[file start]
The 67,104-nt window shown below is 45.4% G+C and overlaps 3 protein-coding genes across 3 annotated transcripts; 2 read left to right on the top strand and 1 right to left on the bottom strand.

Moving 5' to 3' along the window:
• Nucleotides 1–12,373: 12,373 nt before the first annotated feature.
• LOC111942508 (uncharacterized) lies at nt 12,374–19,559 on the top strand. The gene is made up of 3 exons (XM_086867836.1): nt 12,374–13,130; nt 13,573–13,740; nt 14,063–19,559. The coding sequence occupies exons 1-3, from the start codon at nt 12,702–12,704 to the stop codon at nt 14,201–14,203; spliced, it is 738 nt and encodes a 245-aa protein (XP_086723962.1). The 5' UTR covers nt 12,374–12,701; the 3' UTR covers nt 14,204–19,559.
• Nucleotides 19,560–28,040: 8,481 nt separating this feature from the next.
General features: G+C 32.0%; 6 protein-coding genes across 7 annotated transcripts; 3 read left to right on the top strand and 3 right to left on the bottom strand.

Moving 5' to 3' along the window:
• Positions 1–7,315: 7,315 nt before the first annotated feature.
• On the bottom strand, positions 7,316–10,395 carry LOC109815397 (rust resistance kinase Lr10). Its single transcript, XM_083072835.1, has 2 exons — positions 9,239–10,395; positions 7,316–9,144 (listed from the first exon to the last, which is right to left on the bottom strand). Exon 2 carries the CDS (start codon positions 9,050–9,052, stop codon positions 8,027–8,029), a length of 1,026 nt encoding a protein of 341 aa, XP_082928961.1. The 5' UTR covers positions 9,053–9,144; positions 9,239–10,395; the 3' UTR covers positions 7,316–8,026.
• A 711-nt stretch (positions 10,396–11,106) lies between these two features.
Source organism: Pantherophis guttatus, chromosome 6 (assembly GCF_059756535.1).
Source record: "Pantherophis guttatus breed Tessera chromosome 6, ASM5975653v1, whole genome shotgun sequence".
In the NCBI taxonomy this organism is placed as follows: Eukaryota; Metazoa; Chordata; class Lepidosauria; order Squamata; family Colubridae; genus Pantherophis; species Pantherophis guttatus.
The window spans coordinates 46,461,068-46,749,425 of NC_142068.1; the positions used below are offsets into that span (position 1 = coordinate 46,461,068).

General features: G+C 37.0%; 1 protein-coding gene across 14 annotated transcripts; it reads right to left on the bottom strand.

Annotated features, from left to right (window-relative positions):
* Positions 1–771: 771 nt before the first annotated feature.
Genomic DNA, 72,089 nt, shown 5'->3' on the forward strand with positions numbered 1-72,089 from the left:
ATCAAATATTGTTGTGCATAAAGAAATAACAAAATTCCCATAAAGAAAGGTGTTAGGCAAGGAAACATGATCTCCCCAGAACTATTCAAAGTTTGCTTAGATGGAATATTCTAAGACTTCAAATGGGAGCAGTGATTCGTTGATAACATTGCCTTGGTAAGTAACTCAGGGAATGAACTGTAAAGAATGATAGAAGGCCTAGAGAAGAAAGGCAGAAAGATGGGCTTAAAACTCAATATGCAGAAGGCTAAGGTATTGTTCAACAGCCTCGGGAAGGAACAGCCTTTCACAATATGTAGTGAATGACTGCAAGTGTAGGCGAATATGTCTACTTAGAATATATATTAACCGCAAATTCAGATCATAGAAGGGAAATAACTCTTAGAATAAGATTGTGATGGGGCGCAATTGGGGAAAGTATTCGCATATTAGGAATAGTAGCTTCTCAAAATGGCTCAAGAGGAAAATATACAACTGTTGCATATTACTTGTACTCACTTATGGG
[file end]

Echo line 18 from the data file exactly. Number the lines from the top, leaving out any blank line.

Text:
Genomic DNA, 72,089 nt, shown 5'->3' on the forward strand with positions numbered 1-72,089 from the left: